The economic recession, the events of Sept. 11 and recent corporate scandals, have forced financial businesses to pay greater attention to risk management, to the point of actually giving risk-adjusted profit analysis to investors and analysts, according to a new study published by PricewaterhouseCoopers and the Economist Intelligence Unit (EIU).
The survey entitled, Taming Uncertainty: Risk Management for the Entire Enterprise, says that financiers are usually very aware of immediate risks involving credit quality and market volatility but they tend to ignore low-probability, high -impact events.
Some organizations, such as JP MorganChase and UBS, are developing procedures to deal with risk and factor it into regular decision-making, according to the survey. These rules include a zero tolerance policy for compliance breeches, regular risk management audits and basing performance and reward bonus schemes on revenue instead of stock options.
The survey also suggested banks set aside money in their budgets to cover operational risk--a risk that results from inadequate or failed internal processes or external events. Employee salaries can also be restructured to ensure risk management compliance, i.e. awarding bonuses to people who comply with risk procedures or alert company executives to potential new risks.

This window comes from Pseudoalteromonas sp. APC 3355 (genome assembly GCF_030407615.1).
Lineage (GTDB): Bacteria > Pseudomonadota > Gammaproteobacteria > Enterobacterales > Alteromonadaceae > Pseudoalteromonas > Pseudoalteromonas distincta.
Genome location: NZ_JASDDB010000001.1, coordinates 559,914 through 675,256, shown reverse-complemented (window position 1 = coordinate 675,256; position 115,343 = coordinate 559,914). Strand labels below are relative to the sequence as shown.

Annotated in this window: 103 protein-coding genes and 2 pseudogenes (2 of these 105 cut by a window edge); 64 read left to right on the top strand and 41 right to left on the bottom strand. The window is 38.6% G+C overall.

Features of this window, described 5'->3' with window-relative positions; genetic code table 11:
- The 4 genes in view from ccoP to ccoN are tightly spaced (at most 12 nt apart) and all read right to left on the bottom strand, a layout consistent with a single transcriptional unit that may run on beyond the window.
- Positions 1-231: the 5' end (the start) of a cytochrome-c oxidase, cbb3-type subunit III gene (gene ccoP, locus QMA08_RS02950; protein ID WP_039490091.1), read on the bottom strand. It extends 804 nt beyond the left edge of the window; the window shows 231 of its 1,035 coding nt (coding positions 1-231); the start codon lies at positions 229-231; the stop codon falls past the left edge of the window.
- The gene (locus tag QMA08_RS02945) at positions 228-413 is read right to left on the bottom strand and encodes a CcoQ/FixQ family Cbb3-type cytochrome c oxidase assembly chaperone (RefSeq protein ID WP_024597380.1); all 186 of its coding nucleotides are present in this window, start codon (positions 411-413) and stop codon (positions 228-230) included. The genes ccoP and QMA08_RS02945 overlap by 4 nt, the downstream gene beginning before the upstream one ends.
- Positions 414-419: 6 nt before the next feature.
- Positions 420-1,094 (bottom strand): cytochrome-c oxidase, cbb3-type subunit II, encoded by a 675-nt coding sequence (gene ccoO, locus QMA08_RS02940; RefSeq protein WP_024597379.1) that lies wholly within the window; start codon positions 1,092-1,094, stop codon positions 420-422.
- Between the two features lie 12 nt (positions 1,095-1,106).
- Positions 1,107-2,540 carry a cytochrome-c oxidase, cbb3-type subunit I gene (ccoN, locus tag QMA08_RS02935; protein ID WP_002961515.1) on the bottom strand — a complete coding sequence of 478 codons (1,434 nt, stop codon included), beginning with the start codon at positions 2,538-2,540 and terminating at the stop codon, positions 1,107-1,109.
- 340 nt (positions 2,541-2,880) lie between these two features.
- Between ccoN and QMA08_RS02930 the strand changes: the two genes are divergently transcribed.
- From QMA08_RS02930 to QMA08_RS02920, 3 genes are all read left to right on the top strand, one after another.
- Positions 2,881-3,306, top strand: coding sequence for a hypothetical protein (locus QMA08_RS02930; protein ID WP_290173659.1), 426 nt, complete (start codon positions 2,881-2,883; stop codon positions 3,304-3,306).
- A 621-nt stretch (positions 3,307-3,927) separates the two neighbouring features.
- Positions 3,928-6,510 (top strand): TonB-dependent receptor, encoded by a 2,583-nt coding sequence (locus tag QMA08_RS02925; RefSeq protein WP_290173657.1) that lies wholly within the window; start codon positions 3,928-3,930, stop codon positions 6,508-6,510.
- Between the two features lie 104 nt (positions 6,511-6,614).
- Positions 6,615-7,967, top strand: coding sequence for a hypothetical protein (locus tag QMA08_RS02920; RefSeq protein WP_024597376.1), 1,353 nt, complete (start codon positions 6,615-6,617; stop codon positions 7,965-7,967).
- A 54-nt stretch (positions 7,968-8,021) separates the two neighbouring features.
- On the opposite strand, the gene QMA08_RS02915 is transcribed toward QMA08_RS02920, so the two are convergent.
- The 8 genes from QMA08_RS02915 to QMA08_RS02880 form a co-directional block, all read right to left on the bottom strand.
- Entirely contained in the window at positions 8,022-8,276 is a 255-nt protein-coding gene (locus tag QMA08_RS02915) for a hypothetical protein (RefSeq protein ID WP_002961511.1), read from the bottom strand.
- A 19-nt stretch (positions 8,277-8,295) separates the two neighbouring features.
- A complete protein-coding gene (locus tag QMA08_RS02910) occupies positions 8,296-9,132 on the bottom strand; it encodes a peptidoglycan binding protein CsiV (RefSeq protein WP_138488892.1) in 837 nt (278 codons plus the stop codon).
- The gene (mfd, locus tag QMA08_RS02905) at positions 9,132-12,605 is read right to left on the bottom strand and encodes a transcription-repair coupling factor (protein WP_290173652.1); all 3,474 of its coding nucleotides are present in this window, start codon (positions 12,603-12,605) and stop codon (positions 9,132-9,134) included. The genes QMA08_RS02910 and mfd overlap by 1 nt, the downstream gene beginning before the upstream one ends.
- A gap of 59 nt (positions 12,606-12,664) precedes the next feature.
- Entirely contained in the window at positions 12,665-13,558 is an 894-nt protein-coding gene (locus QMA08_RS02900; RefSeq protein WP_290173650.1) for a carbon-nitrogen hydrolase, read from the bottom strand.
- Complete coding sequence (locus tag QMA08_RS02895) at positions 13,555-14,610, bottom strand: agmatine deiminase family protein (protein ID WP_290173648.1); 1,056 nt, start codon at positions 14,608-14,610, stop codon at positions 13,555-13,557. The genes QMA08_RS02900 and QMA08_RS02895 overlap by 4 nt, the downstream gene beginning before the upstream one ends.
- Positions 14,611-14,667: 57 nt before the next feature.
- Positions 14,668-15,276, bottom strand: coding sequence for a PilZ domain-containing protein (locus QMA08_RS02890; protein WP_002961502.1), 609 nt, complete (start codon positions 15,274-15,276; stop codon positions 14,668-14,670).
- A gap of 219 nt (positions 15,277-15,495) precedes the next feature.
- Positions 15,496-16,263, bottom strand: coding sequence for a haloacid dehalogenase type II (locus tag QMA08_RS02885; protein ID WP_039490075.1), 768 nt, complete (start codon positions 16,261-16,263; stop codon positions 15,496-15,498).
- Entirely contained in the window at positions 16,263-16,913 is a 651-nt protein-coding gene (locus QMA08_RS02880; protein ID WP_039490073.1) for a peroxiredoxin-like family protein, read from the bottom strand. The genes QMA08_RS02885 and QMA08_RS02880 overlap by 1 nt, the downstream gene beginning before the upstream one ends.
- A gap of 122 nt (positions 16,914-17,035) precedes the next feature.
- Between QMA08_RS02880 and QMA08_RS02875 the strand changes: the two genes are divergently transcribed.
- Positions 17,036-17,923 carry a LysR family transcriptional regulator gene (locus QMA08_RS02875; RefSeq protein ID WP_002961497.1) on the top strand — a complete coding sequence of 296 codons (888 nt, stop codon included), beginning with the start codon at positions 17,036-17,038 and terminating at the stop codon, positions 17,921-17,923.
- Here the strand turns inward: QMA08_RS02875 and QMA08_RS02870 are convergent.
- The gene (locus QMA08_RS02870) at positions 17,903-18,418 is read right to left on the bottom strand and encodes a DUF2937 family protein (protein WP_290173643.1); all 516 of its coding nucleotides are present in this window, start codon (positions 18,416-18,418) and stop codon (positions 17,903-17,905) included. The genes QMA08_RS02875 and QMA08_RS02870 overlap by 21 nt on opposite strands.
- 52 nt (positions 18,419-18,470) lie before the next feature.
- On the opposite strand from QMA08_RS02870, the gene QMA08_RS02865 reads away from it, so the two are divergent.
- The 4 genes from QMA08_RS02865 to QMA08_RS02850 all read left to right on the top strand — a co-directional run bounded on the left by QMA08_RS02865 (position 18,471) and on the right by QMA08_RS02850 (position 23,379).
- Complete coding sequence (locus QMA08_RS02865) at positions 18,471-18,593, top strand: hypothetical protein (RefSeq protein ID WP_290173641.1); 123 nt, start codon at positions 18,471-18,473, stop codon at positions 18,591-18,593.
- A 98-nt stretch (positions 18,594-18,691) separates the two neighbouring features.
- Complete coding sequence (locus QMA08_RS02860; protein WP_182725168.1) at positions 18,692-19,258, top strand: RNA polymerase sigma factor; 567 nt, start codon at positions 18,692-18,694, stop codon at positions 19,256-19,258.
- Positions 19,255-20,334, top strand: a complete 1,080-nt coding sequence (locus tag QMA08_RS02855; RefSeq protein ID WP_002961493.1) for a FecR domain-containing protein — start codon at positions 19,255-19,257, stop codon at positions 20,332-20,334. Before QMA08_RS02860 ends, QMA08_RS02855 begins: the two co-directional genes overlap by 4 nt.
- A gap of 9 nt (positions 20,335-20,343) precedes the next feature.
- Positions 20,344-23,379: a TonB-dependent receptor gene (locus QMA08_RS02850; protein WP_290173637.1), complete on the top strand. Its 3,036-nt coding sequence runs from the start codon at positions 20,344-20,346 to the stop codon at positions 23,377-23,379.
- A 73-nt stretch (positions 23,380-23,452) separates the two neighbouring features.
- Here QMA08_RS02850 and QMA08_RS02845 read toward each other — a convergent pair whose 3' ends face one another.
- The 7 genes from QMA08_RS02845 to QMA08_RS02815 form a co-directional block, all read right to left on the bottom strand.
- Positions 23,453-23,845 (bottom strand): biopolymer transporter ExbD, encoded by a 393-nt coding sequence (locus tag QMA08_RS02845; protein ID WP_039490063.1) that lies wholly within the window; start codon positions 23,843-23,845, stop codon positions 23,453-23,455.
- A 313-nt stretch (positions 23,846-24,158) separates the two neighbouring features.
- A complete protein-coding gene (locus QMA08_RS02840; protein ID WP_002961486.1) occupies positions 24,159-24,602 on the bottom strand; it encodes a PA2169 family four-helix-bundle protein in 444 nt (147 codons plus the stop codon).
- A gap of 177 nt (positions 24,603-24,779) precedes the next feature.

To create a "world-class risk management culture," the report sites certain rules that must be followed: Equal attention should be paid to both quantifiable and unquantifiable risks; risks must be identified and reported as much as possible; risk management should become everyone's responsibility; risk managers must have the ability to crack down and veto projects they feel are too risky; and companies should accept uncertainty but monitor risk managers.
Finally, the company's risk level must be clearly understood by all employees and employers.